"Are the ducks your friends? Like the dogs? What do the ducks say? Quack, quack..." I made funny duck sounds. The little guy smiled. I quacked and woofed and he giggled a little. I pulled a grape from his bag and encouraged him to try it. The doctor had finished her questions and she came over, pulled a cookie from its wrapper. He took a tiny bite. The 19-year old never said a word. She smiled a little, all of her front teeth were gone and her back teeth were rotted black. I slipped over to her corner and whispered in her ear, "Do you have someone to talk to? A pastor or priest?" She nodded. "You can talk to the health promoter or the nurse, whomever you trust. You have the right to live your life."
We walked a distance away from the house, and I turned and motioned to the sad mother whose baby had died from malnutrition. She paused and waved a little bit, posed with a slight smile, and I took a photo of her standing half-hidden behind the pila (concrete sink). I turned and walked down the mud path past the latrine with no walls, to the barbed wire gate, and down the muddy rock trail to the road.
The health promoter needed to visit additional homes. She headed up the hill, carrying the vaccine box and waving good-bye.
The rest of our team turned and headed back to a main road. We walked quietly for a bit. "I was there for the vigil," the nurse shared. "There was no light, no candle and not one flower on the caja (coffin or box). The family did not even have one cup of coffee for the guests. I went and bought some things for a proper vigil."
"The father is a big man, very dark Sometimes I would come and there would be a huge quantity of dogs viciously barking. They were there when the man was there. He controls everything. No one can talk except him. The boy would not eat anything unless the grandma said it was OK.
The grandmother had told us that she and her husband slept apart. "He's too hot," she complained. We laughed awkwardly at the time. We walked back toward the main road. The nurse spoke quietly: "The husband is in a sexual relationship with his own daughter. We think he is with the three daughters, the one out with him now is beautiful so he takes her. This one is not so beautiful, but he is with her when he is at home. The baby was his child. There was another baby that died when it was six months old. Neither that one nor this one had a proper funeral. I was there. No flowers, no candles, no coffin. The body was put in a cardboard box, like an animal. He buried the box in the yard. No cemetery. Like an animal."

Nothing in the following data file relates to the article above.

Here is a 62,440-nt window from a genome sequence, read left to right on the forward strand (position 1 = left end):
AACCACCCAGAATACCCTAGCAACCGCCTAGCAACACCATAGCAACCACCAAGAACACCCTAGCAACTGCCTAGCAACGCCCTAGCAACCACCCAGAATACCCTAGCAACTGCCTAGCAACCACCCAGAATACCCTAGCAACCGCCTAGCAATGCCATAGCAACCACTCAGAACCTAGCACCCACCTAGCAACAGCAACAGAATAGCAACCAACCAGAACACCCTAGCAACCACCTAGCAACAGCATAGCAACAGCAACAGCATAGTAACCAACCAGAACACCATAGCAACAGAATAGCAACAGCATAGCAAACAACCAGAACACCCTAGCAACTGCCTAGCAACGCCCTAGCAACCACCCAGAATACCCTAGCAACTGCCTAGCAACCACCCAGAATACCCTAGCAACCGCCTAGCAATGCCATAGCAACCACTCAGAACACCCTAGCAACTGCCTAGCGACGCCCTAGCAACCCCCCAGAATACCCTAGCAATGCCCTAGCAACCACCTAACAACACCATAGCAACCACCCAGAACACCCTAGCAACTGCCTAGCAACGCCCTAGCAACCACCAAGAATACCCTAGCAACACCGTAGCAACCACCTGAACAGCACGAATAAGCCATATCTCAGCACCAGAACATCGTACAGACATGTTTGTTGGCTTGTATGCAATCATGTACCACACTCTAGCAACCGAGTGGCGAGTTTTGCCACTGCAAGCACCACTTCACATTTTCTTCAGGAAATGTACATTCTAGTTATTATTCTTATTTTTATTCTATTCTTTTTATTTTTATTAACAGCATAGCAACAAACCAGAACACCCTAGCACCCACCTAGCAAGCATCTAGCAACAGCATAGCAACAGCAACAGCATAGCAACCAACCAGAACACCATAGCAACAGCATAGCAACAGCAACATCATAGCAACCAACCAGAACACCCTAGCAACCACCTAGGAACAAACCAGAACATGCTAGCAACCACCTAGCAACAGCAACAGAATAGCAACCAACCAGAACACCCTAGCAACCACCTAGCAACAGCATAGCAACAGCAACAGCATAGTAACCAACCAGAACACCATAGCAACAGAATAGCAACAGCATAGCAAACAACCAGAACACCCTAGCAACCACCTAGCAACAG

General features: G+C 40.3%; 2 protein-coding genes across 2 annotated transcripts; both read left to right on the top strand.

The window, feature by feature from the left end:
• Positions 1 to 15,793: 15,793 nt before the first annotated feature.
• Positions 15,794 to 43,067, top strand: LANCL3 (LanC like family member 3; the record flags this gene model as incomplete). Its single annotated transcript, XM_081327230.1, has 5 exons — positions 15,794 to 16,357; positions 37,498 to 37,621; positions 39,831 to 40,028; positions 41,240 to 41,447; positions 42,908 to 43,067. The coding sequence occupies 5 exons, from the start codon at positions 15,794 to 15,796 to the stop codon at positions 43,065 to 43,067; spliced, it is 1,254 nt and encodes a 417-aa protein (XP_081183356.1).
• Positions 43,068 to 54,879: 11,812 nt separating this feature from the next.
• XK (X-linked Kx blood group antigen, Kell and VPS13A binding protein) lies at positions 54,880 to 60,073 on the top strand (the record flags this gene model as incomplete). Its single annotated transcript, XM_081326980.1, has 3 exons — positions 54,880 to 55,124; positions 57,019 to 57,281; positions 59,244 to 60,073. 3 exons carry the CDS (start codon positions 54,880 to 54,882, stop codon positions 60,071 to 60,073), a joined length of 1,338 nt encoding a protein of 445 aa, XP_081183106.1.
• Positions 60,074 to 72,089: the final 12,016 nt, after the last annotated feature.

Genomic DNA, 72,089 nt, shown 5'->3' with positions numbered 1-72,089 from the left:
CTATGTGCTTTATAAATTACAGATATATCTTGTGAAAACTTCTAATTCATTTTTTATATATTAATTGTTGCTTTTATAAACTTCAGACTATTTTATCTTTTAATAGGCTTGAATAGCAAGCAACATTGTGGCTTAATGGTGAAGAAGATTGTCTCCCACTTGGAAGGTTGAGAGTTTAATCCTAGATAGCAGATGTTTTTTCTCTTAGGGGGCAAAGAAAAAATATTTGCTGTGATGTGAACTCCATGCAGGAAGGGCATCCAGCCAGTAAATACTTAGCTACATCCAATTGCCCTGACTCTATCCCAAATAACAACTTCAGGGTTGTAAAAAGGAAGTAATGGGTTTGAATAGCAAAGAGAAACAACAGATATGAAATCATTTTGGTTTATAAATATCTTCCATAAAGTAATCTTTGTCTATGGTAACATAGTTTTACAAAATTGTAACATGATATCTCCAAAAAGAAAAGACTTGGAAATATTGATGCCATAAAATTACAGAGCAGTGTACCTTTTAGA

We were all worried about the little boy who would not eat even a grape without permission. The nurse said the grandma would eat that food. The boy has no one to care for him because his parents were murdered. His mother was pregnant and very large when she was killed. We asked if it the deaths were related to gang violence. The nurse said it may have been that, or some kind of internal justice. The baby she was carrying was probably the grandfather's.
The more that was revealed about this family's horrific existence, the more we struggled to figure out how this could be. Where were the police? Where is the protection for the daughters, and the little boy? "We could make a denunciation," said the doctor, "but we have no evidence, only suspicions. The threats will then come to us and we will lose our lives."
Later in the day we sat in on a big group meeting at the civil defense/youth center. The doctor spoke about the morning's investigation. The police will probably try to investigate, but they will have to be careful not to cause trouble for the medical team.
In the meantime, a little boy and a family of women live under the oppression of the grandfather, We carry with us the tragedy of this family and ask, how can this be?